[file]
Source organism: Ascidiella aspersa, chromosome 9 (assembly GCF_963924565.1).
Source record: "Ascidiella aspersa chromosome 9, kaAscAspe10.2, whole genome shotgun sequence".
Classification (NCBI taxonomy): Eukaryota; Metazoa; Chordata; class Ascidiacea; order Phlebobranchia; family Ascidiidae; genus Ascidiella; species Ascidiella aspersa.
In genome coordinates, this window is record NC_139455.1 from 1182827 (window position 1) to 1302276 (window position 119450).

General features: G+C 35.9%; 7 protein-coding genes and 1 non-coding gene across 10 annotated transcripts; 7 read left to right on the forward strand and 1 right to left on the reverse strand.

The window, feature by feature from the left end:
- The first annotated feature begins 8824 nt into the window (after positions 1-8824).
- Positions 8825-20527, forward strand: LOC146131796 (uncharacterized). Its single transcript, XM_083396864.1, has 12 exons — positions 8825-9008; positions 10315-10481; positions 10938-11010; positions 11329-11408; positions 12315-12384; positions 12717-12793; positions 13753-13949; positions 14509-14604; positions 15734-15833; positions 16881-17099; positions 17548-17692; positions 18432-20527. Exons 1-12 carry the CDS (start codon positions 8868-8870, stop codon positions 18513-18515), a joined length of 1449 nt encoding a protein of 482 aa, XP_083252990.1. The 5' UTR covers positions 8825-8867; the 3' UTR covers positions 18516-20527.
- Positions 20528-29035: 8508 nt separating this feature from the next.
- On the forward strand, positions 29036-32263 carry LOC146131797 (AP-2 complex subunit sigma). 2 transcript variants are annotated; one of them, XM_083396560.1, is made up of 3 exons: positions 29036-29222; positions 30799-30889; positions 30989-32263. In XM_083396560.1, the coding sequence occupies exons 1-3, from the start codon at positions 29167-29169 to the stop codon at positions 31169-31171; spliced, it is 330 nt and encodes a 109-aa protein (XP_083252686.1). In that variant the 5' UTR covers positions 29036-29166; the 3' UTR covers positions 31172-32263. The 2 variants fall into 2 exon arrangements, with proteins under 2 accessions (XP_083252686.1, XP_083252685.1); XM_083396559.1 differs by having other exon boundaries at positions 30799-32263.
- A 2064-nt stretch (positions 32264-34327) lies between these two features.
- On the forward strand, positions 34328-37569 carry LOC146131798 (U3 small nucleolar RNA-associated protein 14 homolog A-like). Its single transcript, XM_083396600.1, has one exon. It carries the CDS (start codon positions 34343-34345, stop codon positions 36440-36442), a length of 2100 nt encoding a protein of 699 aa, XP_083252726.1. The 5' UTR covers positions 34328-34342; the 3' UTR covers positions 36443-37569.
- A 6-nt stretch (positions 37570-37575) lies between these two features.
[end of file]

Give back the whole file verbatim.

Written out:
Source organism: Ascidiella aspersa, chromosome 9 (assembly GCF_963924565.1).
Source record: "Ascidiella aspersa chromosome 9, kaAscAspe10.2, whole genome shotgun sequence".
Classification (NCBI taxonomy): Eukaryota; Metazoa; Chordata; class Ascidiacea; order Phlebobranchia; family Ascidiidae; genus Ascidiella; species Ascidiella aspersa.
In genome coordinates, this window is record NC_139455.1 from 1182827 (window position 1) to 1302276 (window position 119450).

General features: G+C 35.9%; 7 protein-coding genes and 1 non-coding gene across 10 annotated transcripts; 7 read left to right on the forward strand and 1 right to left on the reverse strand.

The window, feature by feature from the left end:
- The first annotated feature begins 8824 nt into the window (after positions 1-8824).
- Positions 8825-20527, forward strand: LOC146131796 (uncharacterized). Its single transcript, XM_083396864.1, has 12 exons — positions 8825-9008; positions 10315-10481; positions 10938-11010; positions 11329-11408; positions 12315-12384; positions 12717-12793; positions 13753-13949; positions 14509-14604; positions 15734-15833; positions 16881-17099; positions 17548-17692; positions 18432-20527. Exons 1-12 carry the CDS (start codon positions 8868-8870, stop codon positions 18513-18515), a joined length of 1449 nt encoding a protein of 482 aa, XP_083252990.1. The 5' UTR covers positions 8825-8867; the 3' UTR covers positions 18516-20527.
- Positions 20528-29035: 8508 nt separating this feature from the next.
- On the forward strand, positions 29036-32263 carry LOC146131797 (AP-2 complex subunit sigma). 2 transcript variants are annotated; one of them, XM_083396560.1, is made up of 3 exons: positions 29036-29222; positions 30799-30889; positions 30989-32263. In XM_083396560.1, the coding sequence occupies exons 1-3, from the start codon at positions 29167-29169 to the stop codon at positions 31169-31171; spliced, it is 330 nt and encodes a 109-aa protein (XP_083252686.1). In that variant the 5' UTR covers positions 29036-29166; the 3' UTR covers positions 31172-32263. The 2 variants fall into 2 exon arrangements, with proteins under 2 accessions (XP_083252686.1, XP_083252685.1); XM_083396559.1 differs by having other exon boundaries at positions 30799-32263.
- A 2064-nt stretch (positions 32264-34327) lies between these two features.
- On the forward strand, positions 34328-37569 carry LOC146131798 (U3 small nucleolar RNA-associated protein 14 homolog A-like). Its single transcript, XM_083396600.1, has one exon. It carries the CDS (start codon positions 34343-34345, stop codon positions 36440-36442), a length of 2100 nt encoding a protein of 699 aa, XP_083252726.1. The 5' UTR covers positions 34328-34342; the 3' UTR covers positions 36443-37569.
- A 6-nt stretch (positions 37570-37575) lies between these two features.